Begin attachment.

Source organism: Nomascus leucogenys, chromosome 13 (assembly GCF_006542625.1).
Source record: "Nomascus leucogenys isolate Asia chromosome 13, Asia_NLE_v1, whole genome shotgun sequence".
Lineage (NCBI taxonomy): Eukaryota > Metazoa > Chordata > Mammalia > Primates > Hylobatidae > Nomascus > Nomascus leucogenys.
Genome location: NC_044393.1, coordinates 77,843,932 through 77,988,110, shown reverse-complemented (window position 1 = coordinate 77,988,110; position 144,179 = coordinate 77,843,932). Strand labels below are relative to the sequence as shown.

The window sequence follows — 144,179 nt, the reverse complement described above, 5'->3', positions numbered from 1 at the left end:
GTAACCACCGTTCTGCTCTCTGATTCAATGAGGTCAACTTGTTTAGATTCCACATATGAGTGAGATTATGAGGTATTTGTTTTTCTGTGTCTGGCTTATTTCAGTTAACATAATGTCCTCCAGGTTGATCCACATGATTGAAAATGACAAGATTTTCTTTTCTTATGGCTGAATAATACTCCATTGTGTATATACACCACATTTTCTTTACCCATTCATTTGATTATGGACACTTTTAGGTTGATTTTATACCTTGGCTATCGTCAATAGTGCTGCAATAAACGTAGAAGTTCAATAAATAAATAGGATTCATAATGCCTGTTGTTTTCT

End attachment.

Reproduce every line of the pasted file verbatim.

Source organism: Nomascus leucogenys, chromosome 13 (assembly GCF_006542625.1).
Source record: "Nomascus leucogenys isolate Asia chromosome 13, Asia_NLE_v1, whole genome shotgun sequence".
Lineage (NCBI taxonomy): Eukaryota > Metazoa > Chordata > Mammalia > Primates > Hylobatidae > Nomascus > Nomascus leucogenys.
Genome location: NC_044393.1, coordinates 77,843,932 through 77,988,110, shown reverse-complemented (window position 1 = coordinate 77,988,110; position 144,179 = coordinate 77,843,932). Strand labels below are relative to the sequence as shown.

The window sequence follows — 144,179 nt, the reverse complement described above, 5'->3', positions numbered from 1 at the left end:
GTAACCACCGTTCTGCTCTCTGATTCAATGAGGTCAACTTGTTTAGATTCCACATATGAGTGAGATTATGAGGTATTTGTTTTTCTGTGTCTGGCTTATTTCAGTTAACATAATGTCCTCCAGGTTGATCCACATGATTGAAAATGACAAGATTTTCTTTTCTTATGGCTGAATAATACTCCATTGTGTATATACACCACATTTTCTTTACCCATTCATTTGATTATGGACACTTTTAGGTTGATTTTATACCTTGGCTATCGTCAATAGTGCTGCAATAAACGTAGAAGTTCAATAAATAAATAGGATTCATAATGCCTGTTGTTTTCT